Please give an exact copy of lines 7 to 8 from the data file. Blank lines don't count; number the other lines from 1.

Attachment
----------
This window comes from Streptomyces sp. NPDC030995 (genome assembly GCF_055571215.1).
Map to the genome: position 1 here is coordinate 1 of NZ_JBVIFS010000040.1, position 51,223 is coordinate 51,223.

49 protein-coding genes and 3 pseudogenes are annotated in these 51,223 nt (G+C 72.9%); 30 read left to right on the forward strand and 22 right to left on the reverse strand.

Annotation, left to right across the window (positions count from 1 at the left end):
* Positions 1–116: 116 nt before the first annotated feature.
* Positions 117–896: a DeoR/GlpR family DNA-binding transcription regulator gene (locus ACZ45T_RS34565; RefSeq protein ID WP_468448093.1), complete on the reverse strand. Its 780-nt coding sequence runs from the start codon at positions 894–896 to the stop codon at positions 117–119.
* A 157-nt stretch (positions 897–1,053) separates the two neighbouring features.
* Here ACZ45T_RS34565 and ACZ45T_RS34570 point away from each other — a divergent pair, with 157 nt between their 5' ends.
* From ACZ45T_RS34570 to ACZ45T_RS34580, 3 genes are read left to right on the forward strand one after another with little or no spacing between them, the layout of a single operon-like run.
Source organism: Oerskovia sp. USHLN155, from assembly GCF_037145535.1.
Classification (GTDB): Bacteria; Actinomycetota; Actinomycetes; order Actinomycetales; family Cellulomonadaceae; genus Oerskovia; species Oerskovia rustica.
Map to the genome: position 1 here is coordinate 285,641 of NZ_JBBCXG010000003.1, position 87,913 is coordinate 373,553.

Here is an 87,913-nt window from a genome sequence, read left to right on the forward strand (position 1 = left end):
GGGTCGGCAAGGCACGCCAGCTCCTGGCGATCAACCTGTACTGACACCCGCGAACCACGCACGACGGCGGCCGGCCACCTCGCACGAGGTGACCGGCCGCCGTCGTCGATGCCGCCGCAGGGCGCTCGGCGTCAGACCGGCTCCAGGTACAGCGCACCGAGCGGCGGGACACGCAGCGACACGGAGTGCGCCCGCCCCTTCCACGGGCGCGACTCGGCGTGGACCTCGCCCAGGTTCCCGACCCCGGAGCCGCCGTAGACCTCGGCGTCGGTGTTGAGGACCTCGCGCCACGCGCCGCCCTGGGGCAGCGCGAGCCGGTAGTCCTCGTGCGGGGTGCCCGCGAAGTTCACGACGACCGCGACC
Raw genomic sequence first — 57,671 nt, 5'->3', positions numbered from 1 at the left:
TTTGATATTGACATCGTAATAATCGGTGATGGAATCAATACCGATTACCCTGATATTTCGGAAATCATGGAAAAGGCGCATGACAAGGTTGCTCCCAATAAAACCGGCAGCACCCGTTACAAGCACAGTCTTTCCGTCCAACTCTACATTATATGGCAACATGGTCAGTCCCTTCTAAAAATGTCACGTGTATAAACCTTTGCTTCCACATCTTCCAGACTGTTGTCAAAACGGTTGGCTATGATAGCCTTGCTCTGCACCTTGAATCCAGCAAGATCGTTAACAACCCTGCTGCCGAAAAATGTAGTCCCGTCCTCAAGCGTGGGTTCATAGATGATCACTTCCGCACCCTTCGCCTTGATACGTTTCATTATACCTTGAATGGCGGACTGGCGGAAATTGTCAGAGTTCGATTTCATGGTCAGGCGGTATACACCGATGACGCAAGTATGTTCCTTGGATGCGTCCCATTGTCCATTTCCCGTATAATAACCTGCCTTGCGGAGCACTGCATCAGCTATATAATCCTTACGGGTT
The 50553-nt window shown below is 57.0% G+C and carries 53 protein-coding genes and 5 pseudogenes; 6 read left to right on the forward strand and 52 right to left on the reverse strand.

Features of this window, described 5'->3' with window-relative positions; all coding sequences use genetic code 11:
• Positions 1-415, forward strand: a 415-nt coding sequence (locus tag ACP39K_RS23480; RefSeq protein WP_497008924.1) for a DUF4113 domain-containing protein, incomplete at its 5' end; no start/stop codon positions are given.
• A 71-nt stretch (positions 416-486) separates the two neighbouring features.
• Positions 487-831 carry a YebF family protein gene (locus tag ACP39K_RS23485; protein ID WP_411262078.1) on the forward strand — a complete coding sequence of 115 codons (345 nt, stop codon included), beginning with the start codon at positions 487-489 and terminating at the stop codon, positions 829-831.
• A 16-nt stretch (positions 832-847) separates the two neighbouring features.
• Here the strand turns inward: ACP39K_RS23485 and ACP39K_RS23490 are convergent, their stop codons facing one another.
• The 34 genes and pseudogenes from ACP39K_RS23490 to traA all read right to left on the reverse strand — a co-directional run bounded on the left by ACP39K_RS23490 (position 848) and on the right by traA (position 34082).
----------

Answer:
* A 157-nt stretch (positions 897–1,053) separates the two neighbouring features.
* Here ACZ45T_RS34565 and ACZ45T_RS34570 point away from each other — a divergent pair, with 157 nt between their 5' ends.